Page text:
With the sunny days of spring and summer upon us, it is a great time for the whole family to enjoy outdoor activities. Our littlest family members have delicate skin and eyes that are sensitive to the sun's rays. With a few preventative steps and common sense we can protect our babies and toddlers. Of course, we don't want to expose infants during the midday hours of harshest sun glare, In addition a good baby sunscreen and a sun hat are essentials.
Since my granddaughter will be joining the family for walks, picnics, and other get-togethers, I have been experimenting with crocheted sun hats that would be comfortable and would shield her from the harmful effects of exposure to the sun. Cotton is an excellent fiber for summer hats. It is light weight, strong, breathable, and draws heat away from the skin. The cotton fibers are not elastic, and so hats made from them will hold their shape. Cotton also gives excellent stitch definition. Displays in your yarn and craft stores show a wide variety of colors. Pieces are machine washable and can briefly go in the dryer. Just be sure to take the hat out while damp and lay flat on a towel to continue drying. With brighter colors, be careful to wash individually or with like colors, as the dyes may bleed and discolor other garments in the wash. I usually crochet cotton with Sugar n' Cream by Lilly.
To crochet the sun hats, I have been trying out a variety of styles. Sometimes, I find myself changing the stitch or hook to get the desired look or size that will get the best look or fit. The first pattern I made was a flapper style hat with a scalloped edge that could be decorated with a ribbon or flower.This is a free pattern by Anna Virginia that can be found on Ravelry as Baby Flapper - Girl Hat or on the designers website: http://annavirginiafashion.blogspot.com/2010/11/baby.
To shield the baby's eyes and neck from the sun, I chose a pattern with a brim from stitch11.com. The pattern comes with directions for 6-9 months, toddler, child, and adult sizes. The hat can easily be decorated with ribbons, flowers, or appliques. See: http://stitch11.com/peach-happy-sun-hat.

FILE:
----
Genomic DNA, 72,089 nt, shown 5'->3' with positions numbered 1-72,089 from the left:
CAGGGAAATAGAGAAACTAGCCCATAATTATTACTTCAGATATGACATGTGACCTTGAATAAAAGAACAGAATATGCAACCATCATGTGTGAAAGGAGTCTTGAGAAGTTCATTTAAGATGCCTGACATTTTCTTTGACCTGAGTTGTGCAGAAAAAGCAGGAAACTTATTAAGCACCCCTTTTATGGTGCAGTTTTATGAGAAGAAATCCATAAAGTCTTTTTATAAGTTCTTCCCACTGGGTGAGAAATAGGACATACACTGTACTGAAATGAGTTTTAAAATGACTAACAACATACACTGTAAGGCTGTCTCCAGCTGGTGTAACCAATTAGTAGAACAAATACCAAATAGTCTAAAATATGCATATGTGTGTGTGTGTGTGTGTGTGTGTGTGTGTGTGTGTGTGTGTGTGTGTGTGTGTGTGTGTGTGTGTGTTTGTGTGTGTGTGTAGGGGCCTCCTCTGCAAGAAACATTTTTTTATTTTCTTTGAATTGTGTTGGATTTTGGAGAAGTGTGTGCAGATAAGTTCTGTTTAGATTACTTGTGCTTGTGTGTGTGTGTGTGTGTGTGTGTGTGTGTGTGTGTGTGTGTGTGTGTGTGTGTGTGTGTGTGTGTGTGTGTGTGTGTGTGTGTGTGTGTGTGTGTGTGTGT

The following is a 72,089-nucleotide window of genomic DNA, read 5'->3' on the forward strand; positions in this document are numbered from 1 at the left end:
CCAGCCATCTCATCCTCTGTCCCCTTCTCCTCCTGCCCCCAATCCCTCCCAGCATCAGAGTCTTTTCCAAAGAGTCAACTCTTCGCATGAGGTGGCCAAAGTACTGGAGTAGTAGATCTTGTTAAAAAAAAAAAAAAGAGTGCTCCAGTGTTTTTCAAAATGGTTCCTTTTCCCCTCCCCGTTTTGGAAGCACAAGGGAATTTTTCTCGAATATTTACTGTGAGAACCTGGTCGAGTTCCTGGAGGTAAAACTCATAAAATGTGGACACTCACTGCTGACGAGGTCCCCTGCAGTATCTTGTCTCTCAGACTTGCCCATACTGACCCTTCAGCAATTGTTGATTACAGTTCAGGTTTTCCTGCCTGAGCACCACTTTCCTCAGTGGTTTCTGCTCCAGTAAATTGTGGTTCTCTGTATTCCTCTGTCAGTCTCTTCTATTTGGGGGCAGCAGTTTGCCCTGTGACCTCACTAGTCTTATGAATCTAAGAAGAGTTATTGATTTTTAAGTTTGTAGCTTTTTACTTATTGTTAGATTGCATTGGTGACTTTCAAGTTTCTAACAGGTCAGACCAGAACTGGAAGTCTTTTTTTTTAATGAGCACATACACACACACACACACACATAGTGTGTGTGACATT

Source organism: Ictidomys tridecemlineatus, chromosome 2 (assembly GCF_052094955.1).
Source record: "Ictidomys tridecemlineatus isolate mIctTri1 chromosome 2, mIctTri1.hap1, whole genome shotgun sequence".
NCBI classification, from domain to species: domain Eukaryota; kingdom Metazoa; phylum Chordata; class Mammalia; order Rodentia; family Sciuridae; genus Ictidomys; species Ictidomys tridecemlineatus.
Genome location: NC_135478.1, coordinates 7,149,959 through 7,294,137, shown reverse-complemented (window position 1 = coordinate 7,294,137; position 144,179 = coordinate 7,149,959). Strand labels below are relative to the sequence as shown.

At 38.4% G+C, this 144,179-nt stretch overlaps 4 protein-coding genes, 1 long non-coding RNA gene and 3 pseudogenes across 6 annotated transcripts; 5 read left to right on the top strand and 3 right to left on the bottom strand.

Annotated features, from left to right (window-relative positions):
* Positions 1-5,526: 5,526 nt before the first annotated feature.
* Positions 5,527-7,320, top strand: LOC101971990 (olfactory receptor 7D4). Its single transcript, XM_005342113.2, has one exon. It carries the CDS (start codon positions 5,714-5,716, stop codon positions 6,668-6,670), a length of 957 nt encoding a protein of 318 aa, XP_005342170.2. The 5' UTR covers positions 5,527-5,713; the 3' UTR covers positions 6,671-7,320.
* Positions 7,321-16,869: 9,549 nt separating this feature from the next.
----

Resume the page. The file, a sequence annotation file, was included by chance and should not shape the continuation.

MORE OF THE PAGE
A similar hat with shell clusters on the sides is offered by Daisy Cottage Designs.This hat is for children 4-8 years old. I adapted the style to create the yellow hat below for baby size 6-9 months. See:
My Messy Life also provides a brimmed hat. The main version is suitable for a boy or girl and can be styled with a variety of color combinations or qppliques. There is also a ruffled version. Sizes come in newborn and toddler. For the 6-12 month size, the designer suggests adding to the crown and length to achieve size suggested on crocheted hat charts. Another option is to use a larger crochet hook.
For a baseball style cap, I used the Cheri Hat by Jennie Harrell. The pattern can be found as a free download on Ravelry. Of the various baseball caps available online, I found this the the easiest to understand and reproduce accurately. Directions are given for sizes 0-6 months, 6-12 months, 12-24 months. The hat can be edged with a contrasting yarn, applique, or decorative feature and customized for a boy or girl.
Hats do not have to be just for the fall or winter. These spring and summer designs in cotton yarn are stylist and fun to make and wear for the warmer months. My winter hats have been among my most popular pieces at craft shows and with my custom clients. Now I am thrilled I can fashion one this summer for my granddaughter. I would love to hear about your experiences with hats for the sun and to see your designs. Please post your comments on this blog or on Facebook. You will also find also find my pins on Pinterest. See: Lillian@lilcreates.com
5/18/2017 02:18:18 pm
Cute hats, want to make my great granddaughter one.
I bought this sunscreen only because I was asked to bring and use a biodegradable sunscreen on a snorkeling expedition in Mexico. It was so thick and heavy. I couldn't get it rubbed in and was told lovingly by my boyfriend that I "looked like a ghost." It has a weird smell and feels uncomfortable on the skin. After all this, I still ended up with a sunburn.
Leave a Reply.